Building an end-to-end workforce management solution

An applicant tracking system is no longer simply a repository for résumés. Now that the entire hiring process has gone digital, companies know they can use recruiting data and analytics to optimize their processes. Recruiters can predict which candidates fit the position based on their application data. They can also analyze the recruitment marketing programs, candidate experience, mobile apps, and social media usage to increase the likelihood of finding the right candidates.

Since hiring transitions into onboarding and talent management, more and more companies seek an all-in-one system that handles other HR processes in addition to applicant tracking functionality. Vendors that offer a full HR suite can eliminate duplicate data and inefficient workforce management across an organization.

Applicant tracking software applications for different business sizes

It’s best to view choosing an applicant tracking system as finding a strategic business partner rather than just picking a software vendor. You’ll need a platform that sustains a long-term relationship and meets your changing business needs. Different business sizes and types may need additional tools, so it’s important to consider common ATS applications to ensure the vendor you choose is a good culture fit. The market is generally divided into three tiers:

Enterprise ATS systems

Large organizations need an applicant tracking system that integrates with existing HR or enterprise resource planning (ERP) systems. Highly complex global enterprises also require strong collaboration, allowing recruiters to share applicant data and receive feedback from hiring managers. Large companies with legacy applications in desperate need of an upgrade should consider integrated suites from one vendor or ensure any new ATS will integrate seamlessly with existing systems.

Agency ATS tools

For high-volume recruiting, staffing agencies need many of the same options as enterprises. But agencies need additional features to handle client needs, such as customer relationship management (CRM) functionality. Moreover, agencies should consider industry-specific recruiting software. However, applicant tracking software quickly evolves, so software purchases should be based on functionality rather than labels.

SMB ATS solutions

Thanks to SaaS deployments, small- and medium-sized businesses (SMBs) can get the benefits of an enterprise ATS in a simpler and more economical format. SMBs should put scalability near the top of their requirements list. This can be judged based on the amount of available data storage, the pricing of additional job postings, or extra tools available at higher pricing tiers.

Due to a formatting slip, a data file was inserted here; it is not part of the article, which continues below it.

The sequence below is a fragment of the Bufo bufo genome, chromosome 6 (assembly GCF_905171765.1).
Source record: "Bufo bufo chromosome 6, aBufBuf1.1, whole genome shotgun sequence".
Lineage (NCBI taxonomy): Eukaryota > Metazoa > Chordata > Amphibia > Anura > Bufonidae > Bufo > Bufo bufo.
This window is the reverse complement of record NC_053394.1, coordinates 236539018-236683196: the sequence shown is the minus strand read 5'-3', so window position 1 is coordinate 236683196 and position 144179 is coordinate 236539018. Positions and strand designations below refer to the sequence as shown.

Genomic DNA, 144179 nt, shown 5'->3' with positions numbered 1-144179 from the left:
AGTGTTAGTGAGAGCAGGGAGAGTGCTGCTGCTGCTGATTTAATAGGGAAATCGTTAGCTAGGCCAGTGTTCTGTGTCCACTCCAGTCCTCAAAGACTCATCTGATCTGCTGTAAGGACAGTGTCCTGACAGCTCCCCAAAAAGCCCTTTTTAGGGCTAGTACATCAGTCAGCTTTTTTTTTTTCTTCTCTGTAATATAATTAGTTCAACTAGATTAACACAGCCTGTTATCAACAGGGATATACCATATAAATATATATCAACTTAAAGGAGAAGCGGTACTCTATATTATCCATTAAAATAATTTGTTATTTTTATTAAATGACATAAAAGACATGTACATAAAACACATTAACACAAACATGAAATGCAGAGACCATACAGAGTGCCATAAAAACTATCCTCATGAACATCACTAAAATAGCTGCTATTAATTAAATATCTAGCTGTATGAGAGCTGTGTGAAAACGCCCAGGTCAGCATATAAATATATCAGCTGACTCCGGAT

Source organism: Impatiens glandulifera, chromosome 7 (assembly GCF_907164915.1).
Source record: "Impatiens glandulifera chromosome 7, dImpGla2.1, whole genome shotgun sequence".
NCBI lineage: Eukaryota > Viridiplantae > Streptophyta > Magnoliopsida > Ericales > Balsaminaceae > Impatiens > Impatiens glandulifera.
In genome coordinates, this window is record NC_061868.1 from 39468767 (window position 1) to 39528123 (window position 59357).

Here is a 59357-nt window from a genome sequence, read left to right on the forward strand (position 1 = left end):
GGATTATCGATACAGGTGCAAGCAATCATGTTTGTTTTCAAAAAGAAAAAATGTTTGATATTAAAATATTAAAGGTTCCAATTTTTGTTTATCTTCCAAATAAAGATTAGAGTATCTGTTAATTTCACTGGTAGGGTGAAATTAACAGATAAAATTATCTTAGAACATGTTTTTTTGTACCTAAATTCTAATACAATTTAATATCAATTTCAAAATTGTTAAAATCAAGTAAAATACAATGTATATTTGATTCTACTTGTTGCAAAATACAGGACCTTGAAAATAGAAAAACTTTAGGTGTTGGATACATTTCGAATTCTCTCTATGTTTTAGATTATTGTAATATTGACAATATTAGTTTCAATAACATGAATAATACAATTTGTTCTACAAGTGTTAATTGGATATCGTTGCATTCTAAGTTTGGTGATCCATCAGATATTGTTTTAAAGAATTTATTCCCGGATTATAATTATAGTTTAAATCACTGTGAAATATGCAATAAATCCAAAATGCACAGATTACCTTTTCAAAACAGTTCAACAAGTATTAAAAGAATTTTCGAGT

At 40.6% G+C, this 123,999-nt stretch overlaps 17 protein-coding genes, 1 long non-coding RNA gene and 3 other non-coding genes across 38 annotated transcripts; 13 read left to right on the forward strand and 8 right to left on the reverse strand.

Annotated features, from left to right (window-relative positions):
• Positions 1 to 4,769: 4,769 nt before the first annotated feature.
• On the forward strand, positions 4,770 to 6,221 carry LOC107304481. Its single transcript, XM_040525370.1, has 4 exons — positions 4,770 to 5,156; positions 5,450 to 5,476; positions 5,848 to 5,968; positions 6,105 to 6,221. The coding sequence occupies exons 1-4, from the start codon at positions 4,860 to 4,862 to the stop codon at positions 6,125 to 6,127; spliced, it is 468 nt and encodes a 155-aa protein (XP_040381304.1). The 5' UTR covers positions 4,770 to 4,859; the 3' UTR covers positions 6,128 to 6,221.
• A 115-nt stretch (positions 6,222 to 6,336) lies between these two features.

Some businesses with no HR department initially sign up for a free applicant tracking system with limited functionality. This can be a great option for startups, but growing companies will eventually need a paid solution to handle more positions, users, and tech support.

As an SMB scales, it can be tempting to upgrade with a vendor in order to circumvent data transfer to another system. But while the current vendor worked for previous hires, different tools may be needed to keep up with growth.

Applicant tracking software applications for different business sizes

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It’s best to view choosing an applicant tracking system as finding a strategic business partner rather than just picking a software vendor. You’ll need a vendor that sustains a long-term relationship and meets your changing business needs. Different business sizes and types may need additional tools, so it’s important to consider common ATS applications to ensure the vendor you choose is a good culture fit. The market is generally divided into three tiers:

Enterprise ATS software

Large organizations need an applicant tracking system that integrates with existing HR or ERP systems. Highly complex global enterprises also require strong collaboration, allowing recruiters to share applicant data and receive feedback from hiring managers. Large companies with legacy applications in desperate need of an upgrade should consider integrated suites from one vendor or ensure any new ATS will integrate seamlessly with existing systems.

Agency ATS tools

For high-volume recruiting, staffing agencies need many of the same options as enterprises. But agencies need additional features to handle client needs, such as customer relationship management (CRM) functionality. Agencies should consider industry-specific recruiting software. Keep in mind that applicant tracking software quickly evolves, so purchase software based on its functionality rather than its label.

SMB ATS solutions

Thanks to SaaS deployments, small- and medium-sized businesses can get the benefits of an enterprise ATS in a simpler and more economical format. SMBs should put scalability near the top of their requirements list. Judge this based on the amount of available data storage, the pricing of additional job postings, or extra tools available at higher pricing tiers.